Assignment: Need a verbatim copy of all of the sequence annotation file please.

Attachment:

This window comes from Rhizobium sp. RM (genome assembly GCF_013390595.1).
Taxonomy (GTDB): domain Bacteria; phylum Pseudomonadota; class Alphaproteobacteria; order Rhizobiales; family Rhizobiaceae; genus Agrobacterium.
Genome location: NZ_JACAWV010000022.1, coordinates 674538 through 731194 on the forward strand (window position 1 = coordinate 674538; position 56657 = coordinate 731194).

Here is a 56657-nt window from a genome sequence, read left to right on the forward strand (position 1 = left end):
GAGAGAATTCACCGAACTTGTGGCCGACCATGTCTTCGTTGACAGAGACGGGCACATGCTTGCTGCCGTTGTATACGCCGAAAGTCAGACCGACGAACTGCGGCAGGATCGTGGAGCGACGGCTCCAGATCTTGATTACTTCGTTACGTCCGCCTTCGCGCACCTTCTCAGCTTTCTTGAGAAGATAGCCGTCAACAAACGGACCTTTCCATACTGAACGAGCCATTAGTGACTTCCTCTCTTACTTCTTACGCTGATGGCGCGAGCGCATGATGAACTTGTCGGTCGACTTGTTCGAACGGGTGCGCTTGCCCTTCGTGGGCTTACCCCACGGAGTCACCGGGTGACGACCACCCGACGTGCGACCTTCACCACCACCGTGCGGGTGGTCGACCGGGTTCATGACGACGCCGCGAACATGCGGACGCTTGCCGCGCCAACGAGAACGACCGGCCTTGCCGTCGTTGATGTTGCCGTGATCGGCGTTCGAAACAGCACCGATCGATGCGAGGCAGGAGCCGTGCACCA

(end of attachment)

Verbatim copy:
This window comes from Rhizobium sp. RM (genome assembly GCF_013390595.1).
Taxonomy (GTDB): domain Bacteria; phylum Pseudomonadota; class Alphaproteobacteria; order Rhizobiales; family Rhizobiaceae; genus Agrobacterium.
Genome location: NZ_JACAWV010000022.1, coordinates 674538 through 731194 on the forward strand (window position 1 = coordinate 674538; position 56657 = coordinate 731194).

Here is a 56657-nt window from a genome sequence, read left to right on the forward strand (position 1 = left end):
GAGAGAATTCACCGAACTTGTGGCCGACCATGTCTTCGTTGACAGAGACGGGCACATGCTTGCTGCCGTTGTATACGCCGAAAGTCAGACCGACGAACTGCGGCAGGATCGTGGAGCGACGGCTCCAGATCTTGATTACTTCGTTACGTCCGCCTTCGCGCACCTTCTCAGCTTTCTTGAGAAGATAGCCGTCAACAAACGGACCTTTCCATACTGAACGAGCCATTAGTGACTTCCTCTCTTACTTCTTACGCTGATGGCGCGAGCGCATGATGAACTTGTCGGTCGACTTGTTCGAACGGGTGCGCTTGCCCTTCGTGGGCTTACCCCACGGAGTCACCGGGTGACGACCACCCGACGTGCGACCTTCACCACCACCGTGCGGGTGGTCGACCGGGTTCATGACGACGCCGCGAACATGCGGACGCTTGCCGCGCCAACGAGAACGACCGGCCTTGCCGTCGTTGATGTTGCCGTGATCGGCGTTCGAAACAGCACCGATCGATGCGAGGCAGGAGCCGTGCACCA